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Toxicological comments to the discussion about REACH


Greim, Helmut; Arand, Michael; Autrup, Herman; Bolt, Hermann M; Bridges, James; Dybing, Erik; Glomot, Rémi; Foa, Vito; Schulte-Hermann, Rolf (2006). Toxicological comments to the discussion about REACH. Archives of toxicology, 80(3):121-124.

Abstract

It is the ultimate goal of the intended REACH process (Registration, Evaluation and Authorization of Chemicals) of the European Union to identify substances of hazardous properties and to evaluate the risks of human and environmental exposure. During the last few months there has been a controversial discussion as to what extent in vitro studies and consideration of structure activity relationship provide sufficient information to waive repeated exposure studies. Industry as well as certain regulatory agencies or NGOs support this approach and propose that repeated dose studies may only be required beyond 100 t/a. From a toxicological point of view it has to be stressed that this discussion primarily considers the cost reduction and protection of animals, whereas protection of human health and the environment are secondary. In vitro studies only allow identification of specific hazardous properties which can be detected by the specific test system. Moreover, appropriate information on the dose response of adverse effects, identification of thresholds and NOELs that are essential for risk characterization cannot be obtained from these studies. Consequently, identification of all relevant hazardous properties and endpoints of adverse effects can only be determined in the intact animal by repeated dose studies such as 28-day or 90-day studies. In the absence of such information the hazard identification is incomplete and there is no basis for appropriate risk assessment of human exposure. Thus, any waiving of repeated dose studies in animals bears the probability of unforeseen effects in case of acute or continuous human exposure. From this the undersigning European Toxicologists conclude: 1. The intention of REACH is to identify hazardous properties in order that a reliable risk assessment can be made and measures taken to deal with chemicals posing a significant risk. 2. The recent debate has centered on ways in which the well established in vivo methods for risk assessment can be bypassed. 3. The evidence that the available alternatives would support such replacement is weak. Progress to improve their value for risk assessment purposes is bound to be slow because the issues are very complex. As a group of European Toxicologists we strongly support the need for more research support in these areas, but we believe that over claims for progress is damaging their development. 4. Under the circumstances only two options are available: to reduce very substantially the estimation of hazard and risk with inevitable adverse consequences for human health and environmental protection, or to continue the existing methods until properly validated new methods are available.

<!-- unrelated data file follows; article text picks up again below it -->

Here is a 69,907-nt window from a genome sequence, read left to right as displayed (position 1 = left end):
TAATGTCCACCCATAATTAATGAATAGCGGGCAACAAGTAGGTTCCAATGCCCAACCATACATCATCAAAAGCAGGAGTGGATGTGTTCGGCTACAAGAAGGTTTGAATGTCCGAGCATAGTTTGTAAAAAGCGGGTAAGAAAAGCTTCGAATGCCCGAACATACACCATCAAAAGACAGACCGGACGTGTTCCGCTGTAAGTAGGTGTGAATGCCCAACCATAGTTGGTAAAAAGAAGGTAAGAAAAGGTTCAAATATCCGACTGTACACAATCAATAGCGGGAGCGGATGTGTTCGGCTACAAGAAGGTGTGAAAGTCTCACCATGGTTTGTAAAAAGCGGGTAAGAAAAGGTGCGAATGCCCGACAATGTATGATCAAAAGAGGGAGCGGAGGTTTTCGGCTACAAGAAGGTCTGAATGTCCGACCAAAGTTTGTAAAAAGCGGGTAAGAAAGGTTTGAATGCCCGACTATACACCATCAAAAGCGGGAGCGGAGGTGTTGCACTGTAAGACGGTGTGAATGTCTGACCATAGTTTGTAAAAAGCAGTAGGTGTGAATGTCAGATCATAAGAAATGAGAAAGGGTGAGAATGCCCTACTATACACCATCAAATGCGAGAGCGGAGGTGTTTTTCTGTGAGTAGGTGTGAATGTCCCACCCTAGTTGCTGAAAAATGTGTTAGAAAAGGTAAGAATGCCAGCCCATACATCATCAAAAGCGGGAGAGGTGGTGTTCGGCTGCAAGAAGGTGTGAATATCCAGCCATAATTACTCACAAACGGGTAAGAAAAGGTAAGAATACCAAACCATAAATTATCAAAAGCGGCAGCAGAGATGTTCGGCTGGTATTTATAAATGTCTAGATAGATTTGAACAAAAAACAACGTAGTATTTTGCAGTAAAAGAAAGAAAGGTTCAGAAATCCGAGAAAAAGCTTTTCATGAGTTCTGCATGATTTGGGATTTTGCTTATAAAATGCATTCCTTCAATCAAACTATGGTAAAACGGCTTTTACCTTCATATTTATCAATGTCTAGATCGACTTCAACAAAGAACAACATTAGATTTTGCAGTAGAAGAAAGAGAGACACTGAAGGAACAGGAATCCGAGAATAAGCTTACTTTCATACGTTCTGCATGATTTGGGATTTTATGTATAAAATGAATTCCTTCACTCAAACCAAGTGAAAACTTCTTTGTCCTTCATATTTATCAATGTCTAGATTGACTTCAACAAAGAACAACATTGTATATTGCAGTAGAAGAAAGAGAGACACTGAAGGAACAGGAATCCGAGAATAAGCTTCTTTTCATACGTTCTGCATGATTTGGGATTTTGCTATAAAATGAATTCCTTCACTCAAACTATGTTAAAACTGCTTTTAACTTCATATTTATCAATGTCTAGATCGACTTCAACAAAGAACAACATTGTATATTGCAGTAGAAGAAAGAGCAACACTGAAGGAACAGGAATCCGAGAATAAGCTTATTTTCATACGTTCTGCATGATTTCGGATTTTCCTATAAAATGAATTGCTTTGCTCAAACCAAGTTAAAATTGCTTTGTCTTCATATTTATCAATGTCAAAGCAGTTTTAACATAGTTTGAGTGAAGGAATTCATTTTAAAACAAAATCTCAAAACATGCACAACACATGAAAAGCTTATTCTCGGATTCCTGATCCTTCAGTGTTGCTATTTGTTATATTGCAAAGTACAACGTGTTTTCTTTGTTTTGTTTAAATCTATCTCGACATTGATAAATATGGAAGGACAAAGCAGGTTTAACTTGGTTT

Abstract